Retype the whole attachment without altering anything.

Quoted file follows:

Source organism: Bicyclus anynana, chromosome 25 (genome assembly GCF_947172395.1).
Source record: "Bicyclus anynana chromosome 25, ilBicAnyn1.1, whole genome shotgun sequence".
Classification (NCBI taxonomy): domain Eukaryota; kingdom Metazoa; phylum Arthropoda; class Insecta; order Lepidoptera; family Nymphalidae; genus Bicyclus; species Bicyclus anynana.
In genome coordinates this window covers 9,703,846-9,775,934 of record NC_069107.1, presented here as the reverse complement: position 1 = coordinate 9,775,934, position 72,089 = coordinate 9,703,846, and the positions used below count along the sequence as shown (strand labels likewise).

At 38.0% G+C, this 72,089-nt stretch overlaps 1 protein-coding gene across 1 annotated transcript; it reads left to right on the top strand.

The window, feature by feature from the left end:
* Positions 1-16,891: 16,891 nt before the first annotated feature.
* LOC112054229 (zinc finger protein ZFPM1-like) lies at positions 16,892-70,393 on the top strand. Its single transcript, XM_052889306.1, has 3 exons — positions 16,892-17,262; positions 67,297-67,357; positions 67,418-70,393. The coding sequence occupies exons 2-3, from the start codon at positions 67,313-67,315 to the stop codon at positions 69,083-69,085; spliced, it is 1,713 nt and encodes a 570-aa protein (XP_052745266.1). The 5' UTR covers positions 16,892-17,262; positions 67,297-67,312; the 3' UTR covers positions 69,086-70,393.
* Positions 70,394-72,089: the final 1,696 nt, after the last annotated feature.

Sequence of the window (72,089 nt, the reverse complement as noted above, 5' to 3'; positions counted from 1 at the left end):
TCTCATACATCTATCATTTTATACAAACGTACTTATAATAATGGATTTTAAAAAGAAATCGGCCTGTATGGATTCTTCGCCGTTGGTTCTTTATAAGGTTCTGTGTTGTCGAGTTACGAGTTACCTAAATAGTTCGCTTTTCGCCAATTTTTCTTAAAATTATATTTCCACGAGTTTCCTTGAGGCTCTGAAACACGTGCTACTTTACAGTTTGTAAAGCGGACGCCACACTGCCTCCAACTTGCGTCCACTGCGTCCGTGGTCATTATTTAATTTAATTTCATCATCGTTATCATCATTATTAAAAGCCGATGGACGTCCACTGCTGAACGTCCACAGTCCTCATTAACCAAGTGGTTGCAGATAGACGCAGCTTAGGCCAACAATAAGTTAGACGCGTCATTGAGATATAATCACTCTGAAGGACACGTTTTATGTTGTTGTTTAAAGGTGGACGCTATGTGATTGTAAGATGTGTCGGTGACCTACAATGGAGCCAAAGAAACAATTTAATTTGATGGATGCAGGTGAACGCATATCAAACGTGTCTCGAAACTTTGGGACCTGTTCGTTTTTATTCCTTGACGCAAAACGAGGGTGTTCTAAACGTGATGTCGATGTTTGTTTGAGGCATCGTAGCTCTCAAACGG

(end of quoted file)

Source organism: Bicyclus anynana, chromosome 25 (genome assembly GCF_947172395.1).
Source record: "Bicyclus anynana chromosome 25, ilBicAnyn1.1, whole genome shotgun sequence".
Classification (NCBI taxonomy): domain Eukaryota; kingdom Metazoa; phylum Arthropoda; class Insecta; order Lepidoptera; family Nymphalidae; genus Bicyclus; species Bicyclus anynana.
In genome coordinates this window covers 9,703,846-9,775,934 of record NC_069107.1, presented here as the reverse complement: position 1 = coordinate 9,775,934, position 72,089 = coordinate 9,703,846, and the positions used below count along the sequence as shown (strand labels likewise).

At 38.0% G+C, this 72,089-nt stretch overlaps 1 protein-coding gene across 1 annotated transcript; it reads left to right on the top strand.

The window, feature by feature from the left end:
* Positions 1-16,891: 16,891 nt before the first annotated feature.
* LOC112054229 (zinc finger protein ZFPM1-like) lies at positions 16,892-70,393 on the top strand. Its single transcript, XM_052889306.1, has 3 exons — positions 16,892-17,262; positions 67,297-67,357; positions 67,418-70,393. The coding sequence occupies exons 2-3, from the start codon at positions 67,313-67,315 to the stop codon at positions 69,083-69,085; spliced, it is 1,713 nt and encodes a 570-aa protein (XP_052745266.1). The 5' UTR covers positions 16,892-17,262; positions 67,297-67,312; the 3' UTR covers positions 69,086-70,393.
* Positions 70,394-72,089: the final 1,696 nt, after the last annotated feature.

Sequence of the window (72,089 nt, the reverse complement as noted above, 5' to 3'; positions counted from 1 at the left end):
TCTCATACATCTATCATTTTATACAAACGTACTTATAATAATGGATTTTAAAAAGAAATCGGCCTGTATGGATTCTTCGCCGTTGGTTCTTTATAAGGTTCTGTGTTGTCGAGTTACGAGTTACCTAAATAGTTCGCTTTTCGCCAATTTTTCTTAAAATTATATTTCCACGAGTTTCCTTGAGGCTCTGAAACACGTGCTACTTTACAGTTTGTAAAGCGGACGCCACACTGCCTCCAACTTGCGTCCACTGCGTCCGTGGTCATTATTTAATTTAATTTCATCATCGTTATCATCATTATTAAAAGCCGATGGACGTCCACTGCTGAACGTCCACAGTCCTCATTAACCAAGTGGTTGCAGATAGACGCAGCTTAGGCCAACAATAAGTTAGACGCGTCATTGAGATATAATCACTCTGAAGGACACGTTTTATGTTGTTGTTTAAAGGTGGACGCTATGTGATTGTAAGATGTGTCGGTGACCTACAATGGAGCCAAAGAAACAATTTAATTTGATGGATGCAGGTGAACGCATATCAAACGTGTCTCGAAACTTTGGGACCTGTTCGTTTTTATTCCTTGACGCAAAACGAGGGTGTTCTAAACGTGATGTCGATGTTTGTTTGAGGCATCGTAGCTCTCAAACGG